ARLINGTON, Va. (ABCNews.com) -- A Virginia woman is suing her ex-boyfriend after he tormented her and her teenage daughter by posting their photos on prostitution sites, sending dozens of men to their home, and distributing nude photos of the woman to her co-workers, her daughter and her daughter's friends.
The year long harassment caused the woman to lose her job in a bank and forced her to change her name, the woman's complaint states. ABC News is withholding the woman's new name.
Soraida Hicks' ex-boyfriend, Bruce Stimon, pleaded guilty in December 2012 to stalking, felony identity theft, and extortion. He was sentenced on Jan. 25 to three years in prison.
Now Hicks and her daughter Pam, 16, have filed a $20 million civil suit against Stimon. She is claiming slander, libel, and infliction of emotional distress, according to court documents.
"I didn't think that he was going to be crazy," Hicks told ABC Washington D.C. affiliate WJLA. Hicks could not be reached for comment by ABCNews.com.
Hicks and Stimon, who is 46, met on a plane traveling from Boston to Washington in the fall of 2011, and the two started a long-distance relationship. Hicks lives in Arlington, Va., and Stimon lived in Kensington, N.H.
According to Hicks' attorney, David Shurtz, Stimon showered Hicks with gifts, even buying Hicks an iPhone and paying for her service on his family plan.
But Shurtz said Stimon used the iPhone as a way to make himself the only man in her life, and he gained access to Hicks' contacts and emails in order to control her.
According to the complaint, "the gift was a deliberate plot to surreptitiously keep track of all the contacts and comings and goings of [Hicks]."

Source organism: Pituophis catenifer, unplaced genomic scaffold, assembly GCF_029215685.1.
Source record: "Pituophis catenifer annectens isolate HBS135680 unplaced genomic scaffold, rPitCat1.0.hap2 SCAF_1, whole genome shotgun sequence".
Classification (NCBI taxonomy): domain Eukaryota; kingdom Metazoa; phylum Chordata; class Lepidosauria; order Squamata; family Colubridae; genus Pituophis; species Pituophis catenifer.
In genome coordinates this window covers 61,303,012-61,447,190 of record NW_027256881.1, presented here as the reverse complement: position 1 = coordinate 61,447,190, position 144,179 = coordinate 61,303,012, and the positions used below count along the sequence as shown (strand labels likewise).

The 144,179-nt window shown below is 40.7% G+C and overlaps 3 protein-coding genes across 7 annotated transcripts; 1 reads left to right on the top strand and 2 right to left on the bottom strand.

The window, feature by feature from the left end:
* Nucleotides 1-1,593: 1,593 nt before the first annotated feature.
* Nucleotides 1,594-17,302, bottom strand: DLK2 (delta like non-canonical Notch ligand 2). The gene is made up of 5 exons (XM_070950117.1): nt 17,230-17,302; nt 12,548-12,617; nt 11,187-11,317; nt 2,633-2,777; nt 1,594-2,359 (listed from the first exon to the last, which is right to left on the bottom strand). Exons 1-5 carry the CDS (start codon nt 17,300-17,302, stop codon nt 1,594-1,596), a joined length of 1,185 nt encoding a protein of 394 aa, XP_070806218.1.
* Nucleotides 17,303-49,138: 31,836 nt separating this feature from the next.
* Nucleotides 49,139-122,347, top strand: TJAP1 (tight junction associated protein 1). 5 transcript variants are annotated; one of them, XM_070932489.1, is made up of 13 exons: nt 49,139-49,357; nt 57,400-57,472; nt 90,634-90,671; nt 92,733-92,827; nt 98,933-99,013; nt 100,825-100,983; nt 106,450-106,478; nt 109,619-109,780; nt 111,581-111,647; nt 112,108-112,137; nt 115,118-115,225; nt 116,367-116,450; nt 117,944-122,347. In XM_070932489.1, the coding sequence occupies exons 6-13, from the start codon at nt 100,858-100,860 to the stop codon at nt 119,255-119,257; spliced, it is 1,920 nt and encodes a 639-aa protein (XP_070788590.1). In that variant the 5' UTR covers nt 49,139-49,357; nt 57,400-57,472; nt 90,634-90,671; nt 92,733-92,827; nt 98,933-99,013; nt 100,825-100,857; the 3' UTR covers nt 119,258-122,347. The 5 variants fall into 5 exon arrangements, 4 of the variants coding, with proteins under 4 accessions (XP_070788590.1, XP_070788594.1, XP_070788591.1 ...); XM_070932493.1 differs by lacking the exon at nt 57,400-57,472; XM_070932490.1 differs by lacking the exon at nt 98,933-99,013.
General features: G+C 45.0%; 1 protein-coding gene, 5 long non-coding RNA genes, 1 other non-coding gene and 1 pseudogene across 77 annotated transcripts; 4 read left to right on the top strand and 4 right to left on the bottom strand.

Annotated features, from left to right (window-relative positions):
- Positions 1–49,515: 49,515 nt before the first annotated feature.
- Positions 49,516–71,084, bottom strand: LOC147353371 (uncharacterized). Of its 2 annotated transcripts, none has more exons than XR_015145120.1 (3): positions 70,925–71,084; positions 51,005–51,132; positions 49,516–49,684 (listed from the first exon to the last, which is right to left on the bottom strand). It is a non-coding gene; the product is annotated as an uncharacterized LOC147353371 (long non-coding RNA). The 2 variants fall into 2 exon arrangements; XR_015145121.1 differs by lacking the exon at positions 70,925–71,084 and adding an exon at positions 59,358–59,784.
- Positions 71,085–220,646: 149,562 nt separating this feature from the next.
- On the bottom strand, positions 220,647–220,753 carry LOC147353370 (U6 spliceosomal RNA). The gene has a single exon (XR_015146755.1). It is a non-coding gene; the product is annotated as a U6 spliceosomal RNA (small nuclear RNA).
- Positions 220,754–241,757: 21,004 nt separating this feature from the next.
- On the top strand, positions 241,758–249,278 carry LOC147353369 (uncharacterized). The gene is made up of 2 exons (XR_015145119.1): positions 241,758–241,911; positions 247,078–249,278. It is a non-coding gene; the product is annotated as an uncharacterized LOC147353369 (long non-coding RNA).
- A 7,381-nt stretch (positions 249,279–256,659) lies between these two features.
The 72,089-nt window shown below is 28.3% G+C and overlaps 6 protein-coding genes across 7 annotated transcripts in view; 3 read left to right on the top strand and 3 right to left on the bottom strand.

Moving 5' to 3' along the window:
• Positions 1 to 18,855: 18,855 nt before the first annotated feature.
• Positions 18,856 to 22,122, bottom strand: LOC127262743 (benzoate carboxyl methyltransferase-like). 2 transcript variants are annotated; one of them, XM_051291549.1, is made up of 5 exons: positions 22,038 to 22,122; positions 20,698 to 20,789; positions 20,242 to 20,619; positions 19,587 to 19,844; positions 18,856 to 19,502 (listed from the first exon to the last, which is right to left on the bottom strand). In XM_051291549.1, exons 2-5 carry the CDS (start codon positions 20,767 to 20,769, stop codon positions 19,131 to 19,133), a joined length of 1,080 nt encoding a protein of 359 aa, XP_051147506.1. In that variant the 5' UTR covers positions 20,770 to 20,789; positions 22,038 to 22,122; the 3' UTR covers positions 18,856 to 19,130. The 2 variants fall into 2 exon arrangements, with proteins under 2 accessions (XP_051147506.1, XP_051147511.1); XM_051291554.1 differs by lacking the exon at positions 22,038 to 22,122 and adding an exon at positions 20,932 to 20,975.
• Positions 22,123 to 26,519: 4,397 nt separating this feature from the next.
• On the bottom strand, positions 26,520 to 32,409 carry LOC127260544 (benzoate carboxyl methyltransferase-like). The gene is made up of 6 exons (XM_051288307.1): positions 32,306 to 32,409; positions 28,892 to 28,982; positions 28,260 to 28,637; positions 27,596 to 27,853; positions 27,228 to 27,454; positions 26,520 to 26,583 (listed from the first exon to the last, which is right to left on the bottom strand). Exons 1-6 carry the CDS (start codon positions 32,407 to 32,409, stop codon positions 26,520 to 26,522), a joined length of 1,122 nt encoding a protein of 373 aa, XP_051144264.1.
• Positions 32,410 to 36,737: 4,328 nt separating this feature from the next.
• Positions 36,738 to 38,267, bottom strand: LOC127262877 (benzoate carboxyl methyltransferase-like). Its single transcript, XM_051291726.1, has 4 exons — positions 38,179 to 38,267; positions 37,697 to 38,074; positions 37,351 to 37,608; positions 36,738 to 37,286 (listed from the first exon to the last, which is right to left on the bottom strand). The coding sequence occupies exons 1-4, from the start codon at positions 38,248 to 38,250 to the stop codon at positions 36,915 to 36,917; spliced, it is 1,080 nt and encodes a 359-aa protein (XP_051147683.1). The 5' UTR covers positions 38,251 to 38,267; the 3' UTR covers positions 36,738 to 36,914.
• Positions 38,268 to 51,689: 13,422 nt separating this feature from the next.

Hicks was unaware of her boyfriend's monitoring until January 2012 when she learned that Stimon "had created a web site advertising her services as a prostitute," according to the complaint. At the time Hicks was in Paraguay visiting her parents, a trip Stimon had financed.
Stimon posted Hicks' name and address, as well as her photos, on web sites advertising prostitution, and listed Hicks' supervisor at her workplace as her point of contact, the complaint states.
"He was creating an artificial theory so that he would be the only man she would contact," Shurtz said. "And the theory was that she was under a cyber attack. And he came to her and said, 'Ah ha! I will be your white knight and I will stop the cyber attack.'"
Instead, Hicks broke up with Stimon and reported the harassment to the Arlington County Police Department.
"From January to probably about March, we were just trying to compile information and figure out what was going on," said Det. Angela Comer of the Arlington County Police Department.
Stimon's cyber attacks escalated. He sent explicit photographs of Hicks to her friends and co-workers, causing Hicks to lose her job as a financial sales consultant at a bank, according to the complaint.
He created a fake Twitter account and sent videos of Hicks and himself having sex to Hicks' daughter and her daughters' friends. The videos were taken without Hicks' consent, the complaint said. It also stated that Stimon also advertised both mother and daughter for sex, sending men to her apartment nearly 60 times.
The investigation involved several sections of the Arlington County Police Department.
"The commonwealth attorneys, the tactical unit, just about every unit in our department had a hand on this case," Comer said.
Comer said Hicks filed a protective order against Stimon in June 2012. When he came to court to dispute the order, he was arrested for "stalking, unlawful filming, and use of a person's identity to harass," but was released on bond a few months later, Comer said.
Police tried to keep Hicks' phone number a secret from Stimon, but it frequently needed to be changed as Stimon would figure it out and harass Hicks, Comer said. In November police caught Stimon slashing Hicks' car tires near her home. He was arrested and charged with destruction of property, stalking, and violating the protective order Hicks had filed against him.
"What was so devastating to Mr. Stimon was that when he was caught, his computer and cell phone were in his car, and they became evidence," said Shurtz.